Digital Producers

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Mrs Clay and Mr Hague are science teachers. They have heard about the iTEC ‘Broadcasting STEM Learning’ initiative and competition (the initiative is a new idea, yet to be established). They think this is a way of deepening their students’ subject knowledge through digital production. Through this initiative the iTEC project aims to engage pupils from 1000 classrooms across Europe in producing podcasts or short movies/animations about an aspect of the STEM curriculum. These learning broadcasts will be collated on the iTEC platform and tagged (for age group and subject etc), eventually providing a multi-lingual, searchable database of STEM learning broadcasts for students around the world to use for learning and revision purposes. Students and teachers can comment on and rate the uploaded broadcasts according to a set of criteria which are defined by students with the help of their teachers at the start of the initiative and reviewed at the stage of each round of the competition. The creators of the highest rated broadcasts in each age group will be showcased on the iTEC website.

Mrs Clay and Mr Hague want to involve their students in making broadcasts about their current topics in Science as they know that in order to make a learning broadcast for others, the students will need to have a deep conceptual understanding of the material themselves. At the start of their new topics of learning, the teachers make the students aware that they will be making broadcasts aimed at their peers (and themselves for exam revision purposes later in the year). In groups, students will choose the area of the curriculum they wish to cover, research the subject and decide whether to make a choice of making a podcast or a short film/animation. For this reason, the teachers use both podcasts and videos during their teaching – to inspire the students – and ask the students to discuss the potential of each method of communication, thus developing their digital media literacy at the same time as their science understanding. Students work with their teachers to develop criteria/rubrics through which to peer-assess the outputs and feed these through to the ‘Broadcasting STEM Learning’ initiative organisers to help develop selection criteria.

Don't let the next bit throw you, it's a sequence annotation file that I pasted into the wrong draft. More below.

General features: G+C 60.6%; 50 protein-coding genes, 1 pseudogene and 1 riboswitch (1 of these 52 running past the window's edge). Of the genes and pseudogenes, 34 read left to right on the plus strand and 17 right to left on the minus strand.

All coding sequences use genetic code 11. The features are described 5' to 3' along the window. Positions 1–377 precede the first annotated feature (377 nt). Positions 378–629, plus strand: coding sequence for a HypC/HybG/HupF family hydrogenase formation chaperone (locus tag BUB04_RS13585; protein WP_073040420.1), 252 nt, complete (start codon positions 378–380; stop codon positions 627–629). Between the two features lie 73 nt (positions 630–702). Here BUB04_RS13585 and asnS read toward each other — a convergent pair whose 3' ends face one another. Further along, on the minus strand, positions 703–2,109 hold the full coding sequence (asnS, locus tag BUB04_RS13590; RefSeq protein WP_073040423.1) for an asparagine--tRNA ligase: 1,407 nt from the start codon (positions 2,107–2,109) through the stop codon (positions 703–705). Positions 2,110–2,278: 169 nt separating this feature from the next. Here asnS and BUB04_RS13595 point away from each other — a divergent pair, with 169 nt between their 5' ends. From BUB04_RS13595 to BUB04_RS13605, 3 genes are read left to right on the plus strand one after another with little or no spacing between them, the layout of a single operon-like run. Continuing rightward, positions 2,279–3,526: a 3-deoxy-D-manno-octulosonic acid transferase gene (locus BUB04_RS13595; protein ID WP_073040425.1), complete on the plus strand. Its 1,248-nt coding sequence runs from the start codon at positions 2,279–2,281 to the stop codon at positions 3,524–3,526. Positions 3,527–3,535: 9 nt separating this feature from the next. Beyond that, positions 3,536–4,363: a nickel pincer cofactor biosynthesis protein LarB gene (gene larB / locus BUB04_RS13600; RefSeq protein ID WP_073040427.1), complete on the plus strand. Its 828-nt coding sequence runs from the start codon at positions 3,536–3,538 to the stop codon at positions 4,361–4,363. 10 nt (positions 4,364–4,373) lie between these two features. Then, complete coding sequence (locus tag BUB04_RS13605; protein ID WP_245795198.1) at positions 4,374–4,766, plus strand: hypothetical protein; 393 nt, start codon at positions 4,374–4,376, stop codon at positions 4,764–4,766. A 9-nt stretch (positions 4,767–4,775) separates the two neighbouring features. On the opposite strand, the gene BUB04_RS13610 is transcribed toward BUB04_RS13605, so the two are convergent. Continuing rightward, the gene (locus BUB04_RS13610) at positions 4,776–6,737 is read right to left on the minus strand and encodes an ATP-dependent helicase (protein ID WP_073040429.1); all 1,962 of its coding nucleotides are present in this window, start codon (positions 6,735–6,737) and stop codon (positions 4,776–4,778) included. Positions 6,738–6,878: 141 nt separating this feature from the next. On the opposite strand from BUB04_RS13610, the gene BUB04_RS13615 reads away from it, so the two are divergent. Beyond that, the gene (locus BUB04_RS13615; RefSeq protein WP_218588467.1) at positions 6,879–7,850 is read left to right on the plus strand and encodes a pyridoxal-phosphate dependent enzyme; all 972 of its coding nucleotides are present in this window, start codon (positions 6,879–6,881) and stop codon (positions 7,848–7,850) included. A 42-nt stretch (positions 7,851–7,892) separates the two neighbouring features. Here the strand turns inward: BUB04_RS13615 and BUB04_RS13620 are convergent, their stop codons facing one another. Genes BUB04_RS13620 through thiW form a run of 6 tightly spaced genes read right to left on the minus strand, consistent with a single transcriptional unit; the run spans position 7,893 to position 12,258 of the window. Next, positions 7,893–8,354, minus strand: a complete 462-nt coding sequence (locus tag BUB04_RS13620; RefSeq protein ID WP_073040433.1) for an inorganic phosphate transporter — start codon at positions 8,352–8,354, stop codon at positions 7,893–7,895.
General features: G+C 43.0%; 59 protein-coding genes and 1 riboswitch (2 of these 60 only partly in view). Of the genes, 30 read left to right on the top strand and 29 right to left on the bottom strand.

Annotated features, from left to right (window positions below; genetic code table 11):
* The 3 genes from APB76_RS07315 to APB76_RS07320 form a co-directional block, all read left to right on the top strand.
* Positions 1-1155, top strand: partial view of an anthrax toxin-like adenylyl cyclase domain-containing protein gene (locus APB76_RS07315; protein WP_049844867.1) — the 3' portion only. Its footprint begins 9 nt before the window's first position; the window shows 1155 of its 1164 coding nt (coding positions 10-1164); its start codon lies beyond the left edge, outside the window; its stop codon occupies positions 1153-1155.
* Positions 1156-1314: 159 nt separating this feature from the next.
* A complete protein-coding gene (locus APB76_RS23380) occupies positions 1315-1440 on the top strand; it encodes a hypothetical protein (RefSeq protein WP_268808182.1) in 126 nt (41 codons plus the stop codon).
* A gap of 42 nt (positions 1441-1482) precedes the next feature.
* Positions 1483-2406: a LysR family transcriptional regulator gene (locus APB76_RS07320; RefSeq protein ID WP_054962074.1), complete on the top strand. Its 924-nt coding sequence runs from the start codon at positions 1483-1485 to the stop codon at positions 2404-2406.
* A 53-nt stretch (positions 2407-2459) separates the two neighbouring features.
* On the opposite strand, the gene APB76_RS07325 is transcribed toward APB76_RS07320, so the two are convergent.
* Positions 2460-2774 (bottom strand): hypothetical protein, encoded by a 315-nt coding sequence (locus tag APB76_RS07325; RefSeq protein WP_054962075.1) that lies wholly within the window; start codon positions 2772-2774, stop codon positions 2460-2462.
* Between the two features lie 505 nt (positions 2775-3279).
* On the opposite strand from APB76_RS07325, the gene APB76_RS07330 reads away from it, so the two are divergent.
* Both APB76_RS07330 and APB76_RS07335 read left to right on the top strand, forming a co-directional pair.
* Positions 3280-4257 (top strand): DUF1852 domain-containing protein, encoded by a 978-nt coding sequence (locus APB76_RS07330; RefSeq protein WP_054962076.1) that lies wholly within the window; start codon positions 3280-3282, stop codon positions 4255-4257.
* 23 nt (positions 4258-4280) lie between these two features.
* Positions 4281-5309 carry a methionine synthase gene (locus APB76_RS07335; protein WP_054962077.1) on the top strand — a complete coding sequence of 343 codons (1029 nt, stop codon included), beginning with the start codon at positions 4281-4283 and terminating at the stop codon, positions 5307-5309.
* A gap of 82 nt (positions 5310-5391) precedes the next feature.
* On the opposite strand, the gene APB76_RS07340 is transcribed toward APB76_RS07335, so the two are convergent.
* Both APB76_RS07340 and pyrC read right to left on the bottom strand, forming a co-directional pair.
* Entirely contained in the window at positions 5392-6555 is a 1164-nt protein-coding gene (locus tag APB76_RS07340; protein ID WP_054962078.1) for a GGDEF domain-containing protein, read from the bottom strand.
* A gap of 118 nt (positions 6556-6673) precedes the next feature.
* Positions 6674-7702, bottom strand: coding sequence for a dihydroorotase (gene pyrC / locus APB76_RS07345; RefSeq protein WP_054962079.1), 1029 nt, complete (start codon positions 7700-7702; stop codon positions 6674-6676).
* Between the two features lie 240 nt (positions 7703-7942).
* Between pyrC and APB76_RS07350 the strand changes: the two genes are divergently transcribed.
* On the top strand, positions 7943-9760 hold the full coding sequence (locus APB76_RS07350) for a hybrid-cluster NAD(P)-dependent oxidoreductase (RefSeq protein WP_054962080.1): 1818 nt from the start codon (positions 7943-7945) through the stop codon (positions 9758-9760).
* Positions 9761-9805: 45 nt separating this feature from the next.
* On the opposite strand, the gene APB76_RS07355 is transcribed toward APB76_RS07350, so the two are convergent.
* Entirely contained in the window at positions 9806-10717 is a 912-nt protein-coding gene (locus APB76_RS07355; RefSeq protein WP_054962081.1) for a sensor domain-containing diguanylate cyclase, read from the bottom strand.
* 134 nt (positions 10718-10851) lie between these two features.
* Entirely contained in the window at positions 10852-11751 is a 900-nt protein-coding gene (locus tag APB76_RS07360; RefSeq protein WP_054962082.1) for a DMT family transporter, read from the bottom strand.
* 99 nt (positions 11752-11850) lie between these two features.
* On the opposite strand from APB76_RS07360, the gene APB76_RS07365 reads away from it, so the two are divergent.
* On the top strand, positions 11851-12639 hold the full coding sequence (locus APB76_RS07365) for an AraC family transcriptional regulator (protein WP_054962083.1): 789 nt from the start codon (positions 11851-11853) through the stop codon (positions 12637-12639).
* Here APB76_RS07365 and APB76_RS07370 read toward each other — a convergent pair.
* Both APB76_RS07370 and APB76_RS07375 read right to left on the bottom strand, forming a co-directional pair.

Whilst teachers ensuring that the students have a secure understanding of the area of science they have chosen, they support their students to plan the content of their broadcasts – possibly drawing on the expertise of media studies staff and students – including what key content to include and considering how to communicate it to their audience. Students create their broadcasts using cameras/digital recorders and free web-based software.

Once the broadcasts have been created students watch/listen to each other’s broadcasts and provide feedback to each other using the same criteria/rubrics provided by the ‘iTEC Broadcasting STEM Learning’ initiative. The teachers also provide feedback on accuracy of content. The students address the feedback and are then submitted to the ‘iTEC Broadcasting STEM Learning’ competition as well as being uploaded to the school website/VLE as a means of sharing with the wider school community and parents/carers. Students also spend some time, with their teachers, rating other broadcasts uploaded to the ‘iTEC Broadcasting STEM Learning’ initiative as part of the competition. Throughout the year the teachers and students refer to the database of learning broadcasts and use the films and podcasts available to support learning discussions in class and revision.


  • Project/enquiry-based learning
  • Thematic (if subjects could be linked across the curriculum)
  • Peer-based learning
  • Peer-assessment through development of criteria/rubrics (i.e. Content, quality of production, ability to communicate the subject clearly)
  • Teacher assessment (i.e. subject knowledge)
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